The bobtailed squid is a cephalopod and a close cousin to (my favorite cephalopod) cuttlefish and can be found bathing in shallow coastal waters. They possess a very special and round mantle – within this stubby mantle there is a unique light organ that houses a mono-specific colony of bioluminescent bacteria, Vibrio fischeri. The bobtailed squid provides sugar and amino acid solutions to the bacteria and in return, V. fisheri hides the squid’s silhouette when viewed from below by matching the amount of light hitting the top of the mantle, called counter-illumination.
How does counter-illumination work?
The bobtailed squid have a complex light-emitting organ in the center of their mantle consisting of two lobes with 3 distinct crypts, containing extracellular bacterial symbionts. A series of accessory tissues in the crypts can control the intensity of light emission from the organ.
How you say?
Well, within these accessory tissues is a thick reflector, which can direct light ventrally (or away from the “belly”) by surrounding the crypts. Additionally, the ink sac covers the dorsal surface of the organ to absorb stray light – therefore saving the light for where it’s needed… in the ventral region. Even more amazing, diverticula, or fluid-filled pouches of the sac can rotate over the crypts allowing the host to modulate the intensity of the light emitted. And finally, the entire ventral surface of the organ is covered with a thick, muscle-like lens that refracts the bacterial light into the environment.
How do V. fisheri emit light?
The enzyme bacterial luciferase catalyzes light production in the presence of three compounds (aliphatic aldehyde substrate, reduced flavin monocleotide, and molecular oxygen) and emits light around 490 nm (I’m blue dabadiabbadi). Like any other reaction, the amount of light emitted is dependent on the amount of substrates. This mechanism of light emission is highly regulated by transcription of the lux genes (more on regulation can be found in Ruby’s review linked below). One very special type of up-regulation of the lux genes can occur by V. fisheri detecting the density the bacterial colony. This mechanism, through which bacteria can sense the density of self-specific cells, has been termed quorum sensing (QS) and this required for V. fisheri survival in the bobtailed squid.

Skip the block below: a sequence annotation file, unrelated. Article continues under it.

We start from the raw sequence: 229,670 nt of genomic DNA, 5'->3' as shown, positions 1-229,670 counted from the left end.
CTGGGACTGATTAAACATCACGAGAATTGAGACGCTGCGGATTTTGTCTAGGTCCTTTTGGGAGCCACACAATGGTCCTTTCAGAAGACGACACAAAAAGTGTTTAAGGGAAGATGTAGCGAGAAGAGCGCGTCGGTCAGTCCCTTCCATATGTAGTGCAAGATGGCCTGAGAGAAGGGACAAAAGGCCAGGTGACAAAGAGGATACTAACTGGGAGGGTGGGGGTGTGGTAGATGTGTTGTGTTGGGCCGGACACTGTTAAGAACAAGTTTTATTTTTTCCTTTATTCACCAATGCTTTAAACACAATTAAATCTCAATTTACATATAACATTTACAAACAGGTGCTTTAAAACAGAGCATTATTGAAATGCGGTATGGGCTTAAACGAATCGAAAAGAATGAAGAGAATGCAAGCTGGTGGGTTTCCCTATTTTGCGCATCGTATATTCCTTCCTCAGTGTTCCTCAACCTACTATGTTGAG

How do the bobtailed squid acquire V. fisheri?
Were the bacteria passed from generation to generation through the egg or did each new generation of bobtailed squids acquire the bacteria from free-living bacterial population in the surrounding sea?
It is horizontal transmission, or from the hitchhikers of the sea, but how to the squid get the right bacteria to colonize them? Luckily for the bobtailed squid, V. fisheri is the only luminous bacterium that is symbiotically competent, so there wasn’t much choice. Additionally, when the bobtailed squid is hatched the light organ is built for catching V. fisheri floating by with complex, ciliated, microvillous epithelial structures (CMS) on the organ’s surface. V. fisheri aggregate in mucus that is secreted by the CMS (in response to the peptidoglycan, a membrane-associated sugar structure in Gram-negative bacteria) and then the bacteria migrate towards the pores of the light organ with a final destination at the crypts where they can colonize.
New research has seen, upon colonization, the crypts stop production of anti-microbial agents NOS (nitric oxide synthases) and NO (nitric oxide) – this suggests the squid has specific mechanisms to sense and respond to the presence of the correct symbiont (Wang et al., 2011). My questions are, what is the signal the squid receives to reduce NOS and NO production once V. fisheri has colonized? I guess I have my post-doc research project.
The relationship between symbiotic V. fisheri cells and the host epithelial cells lining the light organ crypts of an adult E. scolopes. In this transmission electron micrograph of a thin section through the light organ, the bacteria (B) fill the crypt space, and are closely invested within the field of microvilli that covers the surface of the epithelial cell (E) tissue layer.
An impressive side-fact:
If the bobtailed squid does not come into contact with V. fisheri, crypts will remain uncolonized by any of the million of other species of marine bacteria present in the sea.
An even more impressive side-fact:
Each morning the squid expels over 90% of the bacterial symbionts by venting most of the crypt contents into the sea water, allowing the remaining bacteria to re-populate the crypt within the next 12 hours – this makes it easy for the squid to burrow into the surface sand layer at the beginning of the day without being detected and reconstitute the light organ just in time for hunting and for hiding at night.
Since this field is still exploring the intricacies of this beautiful biological relationship, there are still many questions that remain to be answered. In the words of my science-Grandfather, Stanley Falkow, “one cannot neglect the complex role of the host (although microbiologists and molecular biologists often do”. Hopefully this field bobtailed squid are nice to work with in a laboratory environment.
Wang Y, Ruby EG. (2011). The roles of NO in microbial symbiose Cellular Microbiology, 13 (4), 518-526
Edward G. Ruby (1996).
LESSONS FROM A COOPERATIVE, BACTERIAL-ANIMAL ASSOCIATION:The Vibrio ﬁscheri–Euprymna scolopes Light Organ Symbiosis Annual Reviews in Microbiology, 50, 591-624